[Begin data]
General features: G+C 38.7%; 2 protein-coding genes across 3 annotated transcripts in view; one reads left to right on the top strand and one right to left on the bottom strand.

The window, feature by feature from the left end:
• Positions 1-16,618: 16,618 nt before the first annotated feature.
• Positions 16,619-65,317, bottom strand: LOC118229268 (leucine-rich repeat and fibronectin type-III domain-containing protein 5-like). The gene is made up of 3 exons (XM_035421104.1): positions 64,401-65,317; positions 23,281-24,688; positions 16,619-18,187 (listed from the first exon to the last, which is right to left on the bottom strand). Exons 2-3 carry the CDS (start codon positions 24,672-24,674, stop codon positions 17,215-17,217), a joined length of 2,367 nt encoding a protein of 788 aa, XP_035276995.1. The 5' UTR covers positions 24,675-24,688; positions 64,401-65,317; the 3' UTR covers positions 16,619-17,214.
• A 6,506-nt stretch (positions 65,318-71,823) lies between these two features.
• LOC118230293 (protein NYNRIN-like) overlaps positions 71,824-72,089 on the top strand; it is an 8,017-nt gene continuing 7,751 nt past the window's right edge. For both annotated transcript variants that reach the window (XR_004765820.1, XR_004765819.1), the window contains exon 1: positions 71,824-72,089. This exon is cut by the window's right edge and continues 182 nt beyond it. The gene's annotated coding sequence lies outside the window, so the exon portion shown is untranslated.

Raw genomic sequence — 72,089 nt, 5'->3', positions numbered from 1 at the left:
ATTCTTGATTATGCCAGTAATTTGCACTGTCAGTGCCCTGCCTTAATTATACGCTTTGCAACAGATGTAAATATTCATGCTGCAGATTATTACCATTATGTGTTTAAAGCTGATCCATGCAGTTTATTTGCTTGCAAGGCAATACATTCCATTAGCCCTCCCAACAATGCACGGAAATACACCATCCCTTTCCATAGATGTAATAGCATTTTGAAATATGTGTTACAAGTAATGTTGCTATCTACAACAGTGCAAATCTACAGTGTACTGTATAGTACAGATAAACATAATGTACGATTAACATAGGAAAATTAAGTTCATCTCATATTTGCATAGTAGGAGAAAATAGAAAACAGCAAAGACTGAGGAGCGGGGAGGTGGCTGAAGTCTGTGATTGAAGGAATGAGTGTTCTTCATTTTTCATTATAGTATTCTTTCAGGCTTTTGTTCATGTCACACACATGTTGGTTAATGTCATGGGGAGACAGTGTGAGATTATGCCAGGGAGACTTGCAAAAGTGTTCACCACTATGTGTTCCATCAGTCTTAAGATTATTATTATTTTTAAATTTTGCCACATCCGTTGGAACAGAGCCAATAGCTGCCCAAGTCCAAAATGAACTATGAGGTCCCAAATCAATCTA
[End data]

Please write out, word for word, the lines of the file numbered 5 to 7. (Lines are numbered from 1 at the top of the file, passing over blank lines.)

• A 6,506-nt stretch (positions 65,318-71,823) lies between these two features.
• LOC118230293 (protein NYNRIN-like) overlaps positions 71,824-72,089 on the top strand; it is an 8,017-nt gene continuing 7,751 nt past the window's right edge. For both annotated transcript variants that reach the window (XR_004765820.1, XR_004765819.1), the window contains exon 1: positions 71,824-72,089. This exon is cut by the window's right edge and continues 182 nt beyond it. The gene's annotated coding sequence lies outside the window, so the exon portion shown is untranslated.

Raw genomic sequence — 72,089 nt, 5'->3', positions numbered from 1 at the left: